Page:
Tuesday and Wednesday, the staff at BP South Side will be providing quick-hit takes on the different White Sox positional groups, making predictions on who will be the regular starters at different points in the season, as well as offering optimistic takes, pessimistic takes, and hot takes. Tuesday’s’s post featured the position players and today we look at the pitchers.
Opening Day starters: James Shields, Miguel Gonzalez, Lucas Giolito, Reynaldo Lopez, Carson Fulmer
All-Star Break starters: James Shields, Carlos Rodon, Lucas Giolito, Reynaldo Lopez, Hector Santiago
End-of-season starters: Carlos Rodon, Lucas Giolito, Reynaldo Lopez, Michael Kopech, Alec Hansen
Optimistic take: Progress all around. Shields rounds back into acceptable form, providing mentor-ship to the young bloods and possibly managing to bring back a C+ prospect at the deadline. Gonzalez soaks up innings before being flipped for another toolsy young infielder. Giolito makes the “Gavin Floyd freed from the team he was disappointing” jump. Lopez shows he’s more than just a future bullpen ace. Rodon comes back healthy, throws 170 innings, and starts looking like the ace everyone dreamed he would be. Fulmer makes everyone forget his rough spring training and settles into a back of the rotation role.
Pessimistic take: Things fall apart. Shields leads the league in home runs allowed. Lopez averages four innings a start before being repackaged as a reliever. Giolito’s command abandons him and he’s sent back to Charlotte in May. Rodon’s injury issues continue, putting his future with the White Sox in doubt. Fulmer proves the skeptics right and accepts his new role as a seventh inning man. Hansen and Kopech get hurt.
Hot take(s): Alec Hansen has a better September than any of his fellow young hurlers and its not even close.
Opening Day relievers: Nate Jones, Joakim Soria, Luis Avilan, Danny Farquhar, Juan Minaya, Hector Santiago, Aaron Bummer, Gregory Infante
All-Star Break relievers: Nate Jones, Joakim Soria, Luis Avilan, Danny Farquhar, Juan Minaya, Thyago Vieira, Aaron Bummer, Gregory Infante
End-of-season relievers: Nate Jones, Juan Minaya, Thyago Vieira, Aaron Bummer, Jace Fry, Danny Farquhar, Zack Burdi, Gregory Infante*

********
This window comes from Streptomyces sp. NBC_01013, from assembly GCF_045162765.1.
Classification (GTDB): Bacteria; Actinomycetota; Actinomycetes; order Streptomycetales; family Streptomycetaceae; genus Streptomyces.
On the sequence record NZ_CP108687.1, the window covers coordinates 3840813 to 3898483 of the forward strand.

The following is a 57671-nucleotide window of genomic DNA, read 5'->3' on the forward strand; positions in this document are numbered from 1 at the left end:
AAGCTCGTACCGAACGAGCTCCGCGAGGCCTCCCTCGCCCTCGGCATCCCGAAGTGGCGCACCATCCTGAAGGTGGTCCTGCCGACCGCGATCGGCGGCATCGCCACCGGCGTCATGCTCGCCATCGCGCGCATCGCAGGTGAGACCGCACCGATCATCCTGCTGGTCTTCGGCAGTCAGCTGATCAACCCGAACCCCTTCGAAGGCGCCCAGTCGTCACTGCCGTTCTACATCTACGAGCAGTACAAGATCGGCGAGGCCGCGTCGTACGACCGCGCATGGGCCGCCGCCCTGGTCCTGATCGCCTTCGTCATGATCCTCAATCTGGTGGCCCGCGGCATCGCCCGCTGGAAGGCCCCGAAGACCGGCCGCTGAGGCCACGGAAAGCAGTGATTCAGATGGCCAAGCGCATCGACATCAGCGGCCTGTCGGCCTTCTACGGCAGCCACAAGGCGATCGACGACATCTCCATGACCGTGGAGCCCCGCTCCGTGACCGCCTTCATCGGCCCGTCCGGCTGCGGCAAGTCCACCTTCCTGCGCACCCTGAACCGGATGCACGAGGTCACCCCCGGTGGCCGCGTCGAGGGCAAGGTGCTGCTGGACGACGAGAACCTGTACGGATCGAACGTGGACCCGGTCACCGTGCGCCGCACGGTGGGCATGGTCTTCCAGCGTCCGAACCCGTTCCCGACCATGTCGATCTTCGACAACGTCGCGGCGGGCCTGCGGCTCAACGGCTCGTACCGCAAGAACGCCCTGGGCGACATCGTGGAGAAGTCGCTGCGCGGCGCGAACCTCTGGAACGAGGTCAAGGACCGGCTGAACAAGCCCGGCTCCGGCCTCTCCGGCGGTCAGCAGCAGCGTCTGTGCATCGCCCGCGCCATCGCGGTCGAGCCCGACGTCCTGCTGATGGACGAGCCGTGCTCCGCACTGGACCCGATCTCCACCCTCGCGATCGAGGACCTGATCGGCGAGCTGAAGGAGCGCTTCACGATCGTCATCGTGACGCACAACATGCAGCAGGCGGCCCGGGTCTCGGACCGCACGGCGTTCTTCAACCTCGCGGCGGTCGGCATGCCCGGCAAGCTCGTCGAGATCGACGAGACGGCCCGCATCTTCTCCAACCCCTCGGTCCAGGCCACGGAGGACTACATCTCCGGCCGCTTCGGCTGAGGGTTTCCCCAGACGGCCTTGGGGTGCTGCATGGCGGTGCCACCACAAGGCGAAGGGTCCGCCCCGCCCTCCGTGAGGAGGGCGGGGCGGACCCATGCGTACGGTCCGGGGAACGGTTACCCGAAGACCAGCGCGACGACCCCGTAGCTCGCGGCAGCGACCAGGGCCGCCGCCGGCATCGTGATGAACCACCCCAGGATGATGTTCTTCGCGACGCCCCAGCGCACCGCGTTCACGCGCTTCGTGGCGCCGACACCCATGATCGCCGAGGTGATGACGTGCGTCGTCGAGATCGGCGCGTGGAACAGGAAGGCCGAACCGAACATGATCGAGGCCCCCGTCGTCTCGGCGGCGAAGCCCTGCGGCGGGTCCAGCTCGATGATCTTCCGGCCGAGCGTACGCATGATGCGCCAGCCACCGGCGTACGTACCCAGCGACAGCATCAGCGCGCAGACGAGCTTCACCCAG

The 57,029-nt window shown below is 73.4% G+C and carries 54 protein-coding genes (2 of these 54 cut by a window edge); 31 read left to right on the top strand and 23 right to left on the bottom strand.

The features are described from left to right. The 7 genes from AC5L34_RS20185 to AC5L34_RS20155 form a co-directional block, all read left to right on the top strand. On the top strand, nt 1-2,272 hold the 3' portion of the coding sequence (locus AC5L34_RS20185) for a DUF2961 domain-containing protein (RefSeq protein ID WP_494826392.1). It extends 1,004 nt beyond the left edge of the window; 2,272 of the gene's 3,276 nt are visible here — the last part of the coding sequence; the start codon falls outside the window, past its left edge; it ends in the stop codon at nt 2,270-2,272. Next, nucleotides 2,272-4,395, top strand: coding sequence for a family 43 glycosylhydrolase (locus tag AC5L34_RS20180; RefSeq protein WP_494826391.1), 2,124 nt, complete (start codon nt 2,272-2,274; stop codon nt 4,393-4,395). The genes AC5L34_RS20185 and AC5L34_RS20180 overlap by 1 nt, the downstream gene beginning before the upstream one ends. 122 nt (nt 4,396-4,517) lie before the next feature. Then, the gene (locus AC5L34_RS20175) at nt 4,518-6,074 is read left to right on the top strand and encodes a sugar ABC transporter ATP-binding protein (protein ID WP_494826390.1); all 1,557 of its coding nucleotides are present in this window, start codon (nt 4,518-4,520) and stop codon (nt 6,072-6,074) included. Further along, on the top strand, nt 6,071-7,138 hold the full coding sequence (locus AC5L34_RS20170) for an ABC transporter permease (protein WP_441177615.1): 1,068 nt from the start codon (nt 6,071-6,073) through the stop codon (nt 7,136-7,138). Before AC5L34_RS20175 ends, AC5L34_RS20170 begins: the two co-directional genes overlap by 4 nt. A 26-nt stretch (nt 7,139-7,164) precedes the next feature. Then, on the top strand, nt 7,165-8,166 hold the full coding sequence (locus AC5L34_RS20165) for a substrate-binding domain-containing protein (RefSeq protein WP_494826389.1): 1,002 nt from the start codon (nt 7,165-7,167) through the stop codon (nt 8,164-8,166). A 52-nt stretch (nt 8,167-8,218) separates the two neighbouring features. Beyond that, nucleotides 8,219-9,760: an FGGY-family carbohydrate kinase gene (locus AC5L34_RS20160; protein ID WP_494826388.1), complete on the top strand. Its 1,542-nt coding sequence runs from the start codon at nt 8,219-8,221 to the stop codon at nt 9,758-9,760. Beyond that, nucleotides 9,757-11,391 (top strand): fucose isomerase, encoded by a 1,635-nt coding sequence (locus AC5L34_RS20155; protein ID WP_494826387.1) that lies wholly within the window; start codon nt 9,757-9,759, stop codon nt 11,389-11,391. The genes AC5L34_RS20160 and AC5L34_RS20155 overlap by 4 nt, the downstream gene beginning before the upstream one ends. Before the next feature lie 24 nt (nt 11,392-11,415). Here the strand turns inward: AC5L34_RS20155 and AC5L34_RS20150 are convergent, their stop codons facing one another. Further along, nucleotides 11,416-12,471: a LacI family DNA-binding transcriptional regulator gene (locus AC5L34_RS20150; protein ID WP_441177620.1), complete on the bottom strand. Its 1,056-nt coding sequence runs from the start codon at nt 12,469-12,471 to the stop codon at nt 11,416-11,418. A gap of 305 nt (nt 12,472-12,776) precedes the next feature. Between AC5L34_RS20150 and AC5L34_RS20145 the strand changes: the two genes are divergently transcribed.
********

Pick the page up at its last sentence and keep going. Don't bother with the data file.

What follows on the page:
*Not attempting to address the expanded roster flood of relievers as any of the Spring Training NRIs or midseason waiver claims could feature heavily.
Optimistic take: Like last year, the group is remarkably good for a rebuilding team. Jones is 100 percent healthy and, as usual when he’s on the mound, shoves. Newcomers Soria and Avilan perform to the better end of their track record and form a strong brace of setup men. Minaya continues to improve and Gregory Infante holds his startling gains from last year. Bummer starts to harness his high-octane velocity and is particularly tough on lefties. Santiago serves admirably as a situational reliever, long man, and spot starter.
Also, like last year, the White Sox are able to trade most of the relievers they don’t plan on keeping for the future. They bundle Soria and Avilan to a playoff contender for surprisingly interesting prospects, a la the Sean Doolittle/Ryan Madson and Tommy Kahnle/David Robertson trades of last year. And, as surprising and Dan Jennings getting traded was last year, you never know if Infante or Farquhar might get you an offer you can’t refuse. There’s a chance Jones gets traded, but with options through 2021 they don’t have decide right away.
This clears room for the next wave of prospects, as the hard throwing Vieira will get a chance to try to work on his command and offspeed offerings in Charlotte, Fry will continue adapting to relief, and Zack Burdi will return from Tommy John surgery to resume his path to a closer role.
Pessimistic take: Jones gets hurt again while Farquhar, Infante, and Santiago all revert to the waiver bait they were not so long ago. When Vieira comes up to stop the bleeding he is Maikel Cleto 2.0 and it isn’t any fun. Soria and Avilan are only OK and nobody wants to trade for them, or at least, nothing worth anything, while the Dodgers turn Jake Peter into a good major leaguer. Bummer, it turns out, was really rushed to the majors and needs to get sent back down, to the detriment of his confidence, and Burdi isn’t ready by the All-Star Break as expected.
Injuries to young pitchers is the worst thing that could happen — well, that and a whole lot of unwatchable baseball.
Hot take(s): Ryan Burr and/or Ian Hamilton eviscerate Double-A and Triple-A and are even pretty effective in a glimpse at the majors in August and September. As a result, they start challenging for steady work in the 2019 bullpen, moving the competition window up even sooner.
Lead Photo Credit: Joe Camporeale-USA TODAY Sports